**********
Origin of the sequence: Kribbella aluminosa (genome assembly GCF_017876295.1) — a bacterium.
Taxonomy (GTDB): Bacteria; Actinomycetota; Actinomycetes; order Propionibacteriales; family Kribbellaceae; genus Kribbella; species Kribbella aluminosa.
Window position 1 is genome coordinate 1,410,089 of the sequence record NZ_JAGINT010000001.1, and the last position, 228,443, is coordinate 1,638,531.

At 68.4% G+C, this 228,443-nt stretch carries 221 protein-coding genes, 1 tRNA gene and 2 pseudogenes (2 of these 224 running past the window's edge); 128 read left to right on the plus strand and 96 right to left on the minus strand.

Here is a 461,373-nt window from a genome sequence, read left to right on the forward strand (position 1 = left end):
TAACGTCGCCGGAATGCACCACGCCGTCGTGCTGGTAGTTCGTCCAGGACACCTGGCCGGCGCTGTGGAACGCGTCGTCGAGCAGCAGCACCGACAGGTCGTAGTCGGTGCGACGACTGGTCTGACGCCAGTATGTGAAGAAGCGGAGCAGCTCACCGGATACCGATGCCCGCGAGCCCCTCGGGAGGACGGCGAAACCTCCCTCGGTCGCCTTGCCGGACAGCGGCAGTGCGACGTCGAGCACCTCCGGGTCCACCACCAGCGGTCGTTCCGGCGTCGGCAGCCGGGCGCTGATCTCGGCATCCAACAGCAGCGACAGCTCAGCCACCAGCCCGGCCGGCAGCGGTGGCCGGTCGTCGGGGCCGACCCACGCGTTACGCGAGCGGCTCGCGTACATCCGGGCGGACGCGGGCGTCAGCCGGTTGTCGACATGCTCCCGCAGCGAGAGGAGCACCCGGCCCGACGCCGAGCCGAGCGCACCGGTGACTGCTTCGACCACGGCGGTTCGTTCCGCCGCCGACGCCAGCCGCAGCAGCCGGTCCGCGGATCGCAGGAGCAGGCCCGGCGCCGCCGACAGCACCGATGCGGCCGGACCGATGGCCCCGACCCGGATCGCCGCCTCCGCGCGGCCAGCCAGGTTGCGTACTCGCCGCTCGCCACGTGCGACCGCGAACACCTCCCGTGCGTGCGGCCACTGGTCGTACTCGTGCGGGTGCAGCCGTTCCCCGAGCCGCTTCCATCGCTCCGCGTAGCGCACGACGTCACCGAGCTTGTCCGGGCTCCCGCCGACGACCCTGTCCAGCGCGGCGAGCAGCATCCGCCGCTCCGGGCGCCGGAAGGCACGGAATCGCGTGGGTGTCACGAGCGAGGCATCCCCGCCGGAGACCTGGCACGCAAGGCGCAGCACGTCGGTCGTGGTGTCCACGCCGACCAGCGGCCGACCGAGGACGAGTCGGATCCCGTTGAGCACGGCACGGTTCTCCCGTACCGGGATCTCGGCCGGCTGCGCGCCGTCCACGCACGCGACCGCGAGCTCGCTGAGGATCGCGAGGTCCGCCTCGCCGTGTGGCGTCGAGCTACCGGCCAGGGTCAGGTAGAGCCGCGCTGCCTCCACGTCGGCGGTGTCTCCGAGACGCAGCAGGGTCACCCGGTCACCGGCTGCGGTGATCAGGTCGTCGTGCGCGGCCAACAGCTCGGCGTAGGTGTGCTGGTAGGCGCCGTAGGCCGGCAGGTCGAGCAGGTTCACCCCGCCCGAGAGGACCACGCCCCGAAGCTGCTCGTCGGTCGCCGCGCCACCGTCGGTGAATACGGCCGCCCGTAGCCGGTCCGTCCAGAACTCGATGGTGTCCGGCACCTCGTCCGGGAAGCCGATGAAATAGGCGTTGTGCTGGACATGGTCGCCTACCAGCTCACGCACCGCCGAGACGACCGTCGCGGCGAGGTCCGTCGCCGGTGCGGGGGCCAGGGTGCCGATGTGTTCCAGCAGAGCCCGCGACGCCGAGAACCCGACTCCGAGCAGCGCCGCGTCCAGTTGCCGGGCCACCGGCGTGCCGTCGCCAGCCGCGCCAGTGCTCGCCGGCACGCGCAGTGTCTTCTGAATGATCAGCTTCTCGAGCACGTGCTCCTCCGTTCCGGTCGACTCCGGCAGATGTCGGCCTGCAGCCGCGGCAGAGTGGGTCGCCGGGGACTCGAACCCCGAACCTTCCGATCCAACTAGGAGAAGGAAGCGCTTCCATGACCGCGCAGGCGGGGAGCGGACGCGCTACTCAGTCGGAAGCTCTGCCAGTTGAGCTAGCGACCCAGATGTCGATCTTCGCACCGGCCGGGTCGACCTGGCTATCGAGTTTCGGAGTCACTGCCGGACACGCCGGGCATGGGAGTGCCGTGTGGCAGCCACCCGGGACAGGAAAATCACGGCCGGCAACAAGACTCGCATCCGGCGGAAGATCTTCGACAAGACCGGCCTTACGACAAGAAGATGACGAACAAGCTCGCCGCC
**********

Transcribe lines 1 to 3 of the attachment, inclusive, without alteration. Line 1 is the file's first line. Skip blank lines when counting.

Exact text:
Origin of the sequence: Kribbella aluminosa (genome assembly GCF_017876295.1) — a bacterium.
Taxonomy (GTDB): Bacteria; Actinomycetota; Actinomycetes; order Propionibacteriales; family Kribbellaceae; genus Kribbella; species Kribbella aluminosa.
Window position 1 is genome coordinate 1,410,089 of the sequence record NZ_JAGINT010000001.1, and the last position, 228,443, is coordinate 1,638,531.